What Are the Symptoms of Ebola:

The following symptoms can appear from two to 21 days after exposure:

  • Fever
  • Headache
  • Diarrhea
  • Vomiting
  • Stomach pain
  • Unexplained bleeding or bruising
  • Muscle pain

Generally, after 21 days, if an exposed person has not developed symptoms, he or she will not become sick, the CDC said.

However, the Ebola virus has been found in semen for up to three months after exposure, so those who have recovered from the virus are advised not to have sex, or else only to have sex using condoms, during that time, according to the CDC.

Are Patients Who Recover From Ebola Immune for Life?

Evidence shows that people who recover from Ebola infection develop antibodies that last for at least 10 years, or longer, according to the CDC. But it's not known if people who recover are immune for life or if they can become infected with a different species of Ebola.

Can Ebola Mutate to Become Aiborne?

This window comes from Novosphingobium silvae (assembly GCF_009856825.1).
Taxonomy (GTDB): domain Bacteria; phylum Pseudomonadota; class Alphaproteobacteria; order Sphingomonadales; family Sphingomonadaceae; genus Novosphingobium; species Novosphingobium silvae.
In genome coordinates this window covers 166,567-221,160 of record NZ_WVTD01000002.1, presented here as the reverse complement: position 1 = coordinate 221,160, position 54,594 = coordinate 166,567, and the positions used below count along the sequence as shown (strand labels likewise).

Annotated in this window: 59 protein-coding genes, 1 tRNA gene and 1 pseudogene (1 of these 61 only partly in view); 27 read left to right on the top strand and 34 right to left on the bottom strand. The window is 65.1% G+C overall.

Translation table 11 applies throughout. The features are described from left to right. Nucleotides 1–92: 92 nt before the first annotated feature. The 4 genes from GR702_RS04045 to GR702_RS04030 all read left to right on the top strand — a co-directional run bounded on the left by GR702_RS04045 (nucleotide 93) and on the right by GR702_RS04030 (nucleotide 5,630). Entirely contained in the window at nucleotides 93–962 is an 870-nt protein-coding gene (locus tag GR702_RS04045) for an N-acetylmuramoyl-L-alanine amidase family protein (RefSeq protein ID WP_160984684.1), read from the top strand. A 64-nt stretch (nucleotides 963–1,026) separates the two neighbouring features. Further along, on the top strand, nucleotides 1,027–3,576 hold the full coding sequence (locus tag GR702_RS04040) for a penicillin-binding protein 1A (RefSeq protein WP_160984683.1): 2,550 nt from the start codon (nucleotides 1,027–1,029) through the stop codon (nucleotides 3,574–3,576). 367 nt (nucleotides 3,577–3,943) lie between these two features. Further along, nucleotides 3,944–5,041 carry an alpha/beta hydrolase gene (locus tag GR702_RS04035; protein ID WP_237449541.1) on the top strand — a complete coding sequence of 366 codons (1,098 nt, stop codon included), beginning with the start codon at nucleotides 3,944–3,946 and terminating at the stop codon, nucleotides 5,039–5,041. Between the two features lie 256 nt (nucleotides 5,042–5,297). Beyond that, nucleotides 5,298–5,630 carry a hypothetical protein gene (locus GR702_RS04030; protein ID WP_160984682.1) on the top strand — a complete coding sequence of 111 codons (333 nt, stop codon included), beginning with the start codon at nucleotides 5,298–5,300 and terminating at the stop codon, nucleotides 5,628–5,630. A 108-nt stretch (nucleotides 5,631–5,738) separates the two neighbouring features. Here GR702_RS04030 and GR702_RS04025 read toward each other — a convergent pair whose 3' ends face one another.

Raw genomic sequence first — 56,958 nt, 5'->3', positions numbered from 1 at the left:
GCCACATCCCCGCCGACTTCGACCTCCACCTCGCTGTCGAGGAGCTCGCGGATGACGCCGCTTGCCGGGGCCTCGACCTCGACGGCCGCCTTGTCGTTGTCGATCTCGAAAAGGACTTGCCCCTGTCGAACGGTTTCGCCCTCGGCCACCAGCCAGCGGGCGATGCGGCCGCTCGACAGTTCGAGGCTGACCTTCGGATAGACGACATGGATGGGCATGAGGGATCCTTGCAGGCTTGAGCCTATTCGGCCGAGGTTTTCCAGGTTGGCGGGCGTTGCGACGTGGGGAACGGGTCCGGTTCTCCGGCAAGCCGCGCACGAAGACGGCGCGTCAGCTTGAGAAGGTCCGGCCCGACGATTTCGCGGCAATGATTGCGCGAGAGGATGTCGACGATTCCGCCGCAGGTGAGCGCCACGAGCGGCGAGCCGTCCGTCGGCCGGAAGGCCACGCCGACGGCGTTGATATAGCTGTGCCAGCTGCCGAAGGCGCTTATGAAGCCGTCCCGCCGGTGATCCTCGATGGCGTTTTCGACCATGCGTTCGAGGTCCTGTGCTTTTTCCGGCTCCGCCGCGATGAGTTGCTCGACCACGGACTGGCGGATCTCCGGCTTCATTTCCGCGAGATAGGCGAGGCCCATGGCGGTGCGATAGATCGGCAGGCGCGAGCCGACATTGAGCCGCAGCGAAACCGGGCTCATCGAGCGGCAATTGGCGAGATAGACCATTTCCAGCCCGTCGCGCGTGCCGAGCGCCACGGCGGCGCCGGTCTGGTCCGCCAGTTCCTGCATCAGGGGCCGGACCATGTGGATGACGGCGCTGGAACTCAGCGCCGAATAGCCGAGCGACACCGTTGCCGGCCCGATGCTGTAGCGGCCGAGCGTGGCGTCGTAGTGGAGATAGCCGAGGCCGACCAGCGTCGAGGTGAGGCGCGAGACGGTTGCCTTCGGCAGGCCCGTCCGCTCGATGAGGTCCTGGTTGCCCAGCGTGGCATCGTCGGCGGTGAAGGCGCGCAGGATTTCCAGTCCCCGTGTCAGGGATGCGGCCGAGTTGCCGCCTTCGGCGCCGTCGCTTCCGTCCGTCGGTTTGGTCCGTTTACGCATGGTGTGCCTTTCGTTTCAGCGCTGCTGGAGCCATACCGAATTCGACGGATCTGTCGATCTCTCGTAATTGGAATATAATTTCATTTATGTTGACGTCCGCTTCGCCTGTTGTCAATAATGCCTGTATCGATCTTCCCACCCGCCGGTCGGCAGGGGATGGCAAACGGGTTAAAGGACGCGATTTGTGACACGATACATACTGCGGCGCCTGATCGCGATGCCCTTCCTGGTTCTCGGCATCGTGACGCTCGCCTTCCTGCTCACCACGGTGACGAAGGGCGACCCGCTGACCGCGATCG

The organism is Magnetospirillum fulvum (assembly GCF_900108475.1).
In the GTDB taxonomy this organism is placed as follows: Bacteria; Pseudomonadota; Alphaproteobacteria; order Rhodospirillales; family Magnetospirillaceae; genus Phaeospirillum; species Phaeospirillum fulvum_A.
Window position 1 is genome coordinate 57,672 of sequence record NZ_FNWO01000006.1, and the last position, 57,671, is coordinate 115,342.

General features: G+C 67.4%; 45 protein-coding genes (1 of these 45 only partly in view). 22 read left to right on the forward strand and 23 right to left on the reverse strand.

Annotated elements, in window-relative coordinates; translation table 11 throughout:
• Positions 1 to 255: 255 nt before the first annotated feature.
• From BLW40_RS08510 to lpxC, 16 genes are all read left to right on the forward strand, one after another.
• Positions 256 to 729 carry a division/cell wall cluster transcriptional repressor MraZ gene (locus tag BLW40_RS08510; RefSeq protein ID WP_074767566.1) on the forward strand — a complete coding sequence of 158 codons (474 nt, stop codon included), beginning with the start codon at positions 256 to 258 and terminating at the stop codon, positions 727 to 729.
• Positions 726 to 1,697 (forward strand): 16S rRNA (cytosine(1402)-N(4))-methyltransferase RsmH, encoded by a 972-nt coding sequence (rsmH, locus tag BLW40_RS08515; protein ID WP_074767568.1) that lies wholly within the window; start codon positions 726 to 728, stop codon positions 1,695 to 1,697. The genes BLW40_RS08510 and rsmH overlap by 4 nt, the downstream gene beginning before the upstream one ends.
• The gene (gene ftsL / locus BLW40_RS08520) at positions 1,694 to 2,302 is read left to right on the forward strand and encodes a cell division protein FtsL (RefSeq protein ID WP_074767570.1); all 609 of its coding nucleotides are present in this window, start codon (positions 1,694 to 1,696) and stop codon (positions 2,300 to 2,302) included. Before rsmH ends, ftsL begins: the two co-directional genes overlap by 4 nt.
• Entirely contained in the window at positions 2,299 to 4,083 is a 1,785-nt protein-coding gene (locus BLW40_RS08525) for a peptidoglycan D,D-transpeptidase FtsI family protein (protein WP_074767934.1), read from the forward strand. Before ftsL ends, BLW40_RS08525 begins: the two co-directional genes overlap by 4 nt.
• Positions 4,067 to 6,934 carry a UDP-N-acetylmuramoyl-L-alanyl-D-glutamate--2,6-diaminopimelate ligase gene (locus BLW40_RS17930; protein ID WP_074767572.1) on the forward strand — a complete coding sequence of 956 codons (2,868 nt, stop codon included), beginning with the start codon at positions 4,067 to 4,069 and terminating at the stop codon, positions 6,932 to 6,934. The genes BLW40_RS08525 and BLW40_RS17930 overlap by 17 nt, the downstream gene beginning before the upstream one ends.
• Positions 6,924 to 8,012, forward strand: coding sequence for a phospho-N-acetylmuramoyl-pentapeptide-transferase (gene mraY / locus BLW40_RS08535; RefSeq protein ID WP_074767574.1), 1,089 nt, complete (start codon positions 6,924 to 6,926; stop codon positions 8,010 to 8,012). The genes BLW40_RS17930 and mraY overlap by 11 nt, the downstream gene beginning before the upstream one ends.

According to experts, it is very unlikely that the virus would mutate to become airborne. The Ebola virus has not previously mutated in this way, and experts say there is no other virus that has changed from non-airborne to airborne in humans.

Can Mosquitoes Spread Ebola?

There is no evidence that mosquitos or other insects can transmit the virus, according to the CDC. Only mammals (for example, humans, bats, monkeys and apes) have shown the ability to spread and become infected with Ebola virus.

How Long Does the Ebola Virus Live:

The virus can survive for a few hours on dry surfaces like doorknobs and countertops, according to the C.D.C. It can, however, survive for several days in puddles or collections of body fluid at room temperature. It is not clear how long it may survive in soiled linens and clothing.